Estrogens in treated wastewater that find their way into temporary wetlands known as vernal pools persist for weeks or even months, report researchers. That persistence may have implications for these critical aquatic habitats.
An eight-week study of estrogens’ behavior in three vernal pools produced the findings, which provide insight into current treatment inadequacy and water reuse generally. The research took place in the area of Penn State’s Living Filter, a 600-acre tract where the university has been spray-irrigating all its wastewater on crop fields and forest since the 1980s.
This 2015 spring study intentionally coincided with the development period of native amphibian larvae, deemed an “ecologically relevant” interval by researchers, as estrogens have the potential to cause endocrine disruption in amphibians.
In addition to gauging the presence and concentration of estrogens in both the treated, sprayed wastewater and pool water, researchers installed sensors in each pool and measured various physical and chemical parameters, which included dissolved oxygen, oxidation-reduction potential, water level, water temperature, electrical conductivity, pH, and rainfall throughout the study period.
In the highly oxygenated water of streams and rivers, estrogens break down relatively quickly. But this study demonstrated, for the first time, that in the dissolved-oxygen-depleted water of vernal pools the estrogens persist and even transform into parent compounds, explains lead researcher Odette Mina, a doctoral degree student in the College of Agricultural Sciences when the study took place.
“I selected those pools specifically due to their close proximity to the spray-irrigation laterals, allowing for direct input of the treated wastewater into the pool water,” says Mina, now managing director of Penn State’s Energy and Environmental Sustainability Laboratories.
“Conditions of the ponds are very different from streams. They hold standing water in which duckweed is growing, so the physical and chemical parameters affect the persistence, transformation, and degradation of the estrogens.”
Because researchers sampled the treated wastewater effluent during each weekly spray-irrigation event, as well as the water in the vernal pools, they detected some notable differences, showing transformations in the pools. Estrone—an estrogen naturally excreted by people—was present in nearly 100 percent of the vernal pool samples, with relatively high concentrations.
The researchers also analyzed the vernal pool water for other naturally excreted estrogens, including 17 alpha-estradiol, 17 beta-estradiol, and estriol, as well as estrogen, 17 alpha-ethinylestradiol—a synthetic estrogen widely used in birth control pills. The synthetic estrogen was detected in fewer than 10 percent of the vernal pool samples.
“When estrogens are introduced into these anoxic (oxygen depleted) pools, they tend to transform back and forth between parent compounds and metabolites and don’t degrade like they would in aerobic (oxygen rich) conditions,” Mina says. “The presence of natural estrogens in the vernal pools that were not detected in the spray irrigation effluent suggests transformation of estrone, a metabolite, back to its parent compounds, 17 alpha-estradiol and 17 beta-estradiol.”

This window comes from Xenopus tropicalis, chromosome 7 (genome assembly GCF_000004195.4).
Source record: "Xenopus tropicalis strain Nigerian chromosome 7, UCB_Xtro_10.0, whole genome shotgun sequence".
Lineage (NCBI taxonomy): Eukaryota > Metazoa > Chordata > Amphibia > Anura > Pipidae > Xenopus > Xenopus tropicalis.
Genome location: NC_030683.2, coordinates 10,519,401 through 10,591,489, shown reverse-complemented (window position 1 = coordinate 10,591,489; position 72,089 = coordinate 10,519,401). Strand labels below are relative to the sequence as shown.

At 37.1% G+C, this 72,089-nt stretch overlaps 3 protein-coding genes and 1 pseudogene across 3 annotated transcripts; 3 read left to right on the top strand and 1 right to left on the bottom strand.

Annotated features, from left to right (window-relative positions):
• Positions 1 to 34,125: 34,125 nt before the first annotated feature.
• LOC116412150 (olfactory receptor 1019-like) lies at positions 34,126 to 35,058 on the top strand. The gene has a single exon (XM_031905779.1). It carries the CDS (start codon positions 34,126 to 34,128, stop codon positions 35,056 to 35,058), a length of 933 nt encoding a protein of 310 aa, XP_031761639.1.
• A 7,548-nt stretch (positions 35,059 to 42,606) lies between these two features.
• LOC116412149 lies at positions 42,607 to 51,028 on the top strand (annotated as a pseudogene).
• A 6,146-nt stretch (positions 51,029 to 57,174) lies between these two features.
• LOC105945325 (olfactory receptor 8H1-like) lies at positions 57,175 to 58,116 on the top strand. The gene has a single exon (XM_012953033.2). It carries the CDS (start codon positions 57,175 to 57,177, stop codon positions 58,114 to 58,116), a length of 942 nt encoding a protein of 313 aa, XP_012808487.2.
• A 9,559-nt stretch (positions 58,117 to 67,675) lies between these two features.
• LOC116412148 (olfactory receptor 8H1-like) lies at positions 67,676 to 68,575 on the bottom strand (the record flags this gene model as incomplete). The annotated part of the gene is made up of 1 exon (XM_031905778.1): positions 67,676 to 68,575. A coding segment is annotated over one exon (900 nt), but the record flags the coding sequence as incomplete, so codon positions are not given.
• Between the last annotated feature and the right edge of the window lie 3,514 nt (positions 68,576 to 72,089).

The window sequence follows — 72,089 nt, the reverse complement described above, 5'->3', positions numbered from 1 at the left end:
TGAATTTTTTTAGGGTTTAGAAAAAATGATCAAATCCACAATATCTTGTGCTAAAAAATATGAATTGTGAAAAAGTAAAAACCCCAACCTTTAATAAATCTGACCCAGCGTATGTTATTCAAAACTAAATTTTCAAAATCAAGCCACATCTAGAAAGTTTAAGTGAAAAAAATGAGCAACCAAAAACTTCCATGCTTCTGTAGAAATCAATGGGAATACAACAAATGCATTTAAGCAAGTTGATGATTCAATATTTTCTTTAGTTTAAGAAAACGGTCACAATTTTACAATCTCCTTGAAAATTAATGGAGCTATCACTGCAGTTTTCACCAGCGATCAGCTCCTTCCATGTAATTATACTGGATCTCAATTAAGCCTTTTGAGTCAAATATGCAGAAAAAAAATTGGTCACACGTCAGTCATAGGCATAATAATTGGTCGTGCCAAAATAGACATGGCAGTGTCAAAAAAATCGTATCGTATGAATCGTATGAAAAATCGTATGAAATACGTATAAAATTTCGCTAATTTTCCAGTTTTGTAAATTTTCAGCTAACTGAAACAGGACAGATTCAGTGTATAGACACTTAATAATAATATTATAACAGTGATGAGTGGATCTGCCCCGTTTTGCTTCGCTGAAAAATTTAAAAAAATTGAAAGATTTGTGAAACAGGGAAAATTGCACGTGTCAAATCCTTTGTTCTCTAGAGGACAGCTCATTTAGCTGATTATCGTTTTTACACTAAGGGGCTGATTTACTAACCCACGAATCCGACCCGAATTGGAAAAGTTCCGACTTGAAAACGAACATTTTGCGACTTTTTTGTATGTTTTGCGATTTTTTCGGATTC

This transformation has never been documented before in vernal pools, and since the parent compounds are generally more potent than their metabolites, these findings have important ecological implications.
“The synthetic estrogen, 17 alpha-ethinylestradiol, was detected in only the first round of irrigation,” Mina says. “That was a time when students were still on campus, and because the younger population is taking contraceptives, it ends up in the wastewater. The students were home for the summer in the later irrigation rounds.”
The findings of the research, which appear in Agriculture, Ecosystems and Environment, are significant, according to Heather Gall, assistant professor of agricultural and biological engineering, whose research group led the study.
She notes that the planned, beneficial re-use of water has become an increasingly common conservation practice worldwide, sparking questions about the degree of water treatment needed to mitigate negative environmental impacts.
Sewage treatment plants are not designed with the capability to remove hormones or other emerging contaminants, and there are currently no water standards for these contaminants. Low concentrations of pharmaceuticals, personal hygiene products and pesticides in waters—just to name a few—are known to be causing reproductive abnormalities in fish and other aquatic organisms. When wastewater is reused for irrigation activities, some environmental tradeoffs are likely occurring.
“This was the first study that looked at the persistence of estrogens in vernal pools, but we know from other research that aquatic life can be impacted by extremely low concentrations of estrogens and other emerging contaminants,” Gall says. “This research focused on Penn State’s Living Filter, but vernal pools around the country are being affected by runoff from malfunctioning septic systems and other domestic and agricultural sources of emerging contaminants.”
Gall’s research group is planning follow-up studies this spring to evaluate whether pharmaceuticals and other endocrine-disrupting compounds are found in these sensitive habitats.
The US Department of Agriculture’s National Institute of Food and Agriculture, the Penn State Office of Physical Plant, and the Penn State Institutes of Energy and the Environment supported this research.
Source: Penn State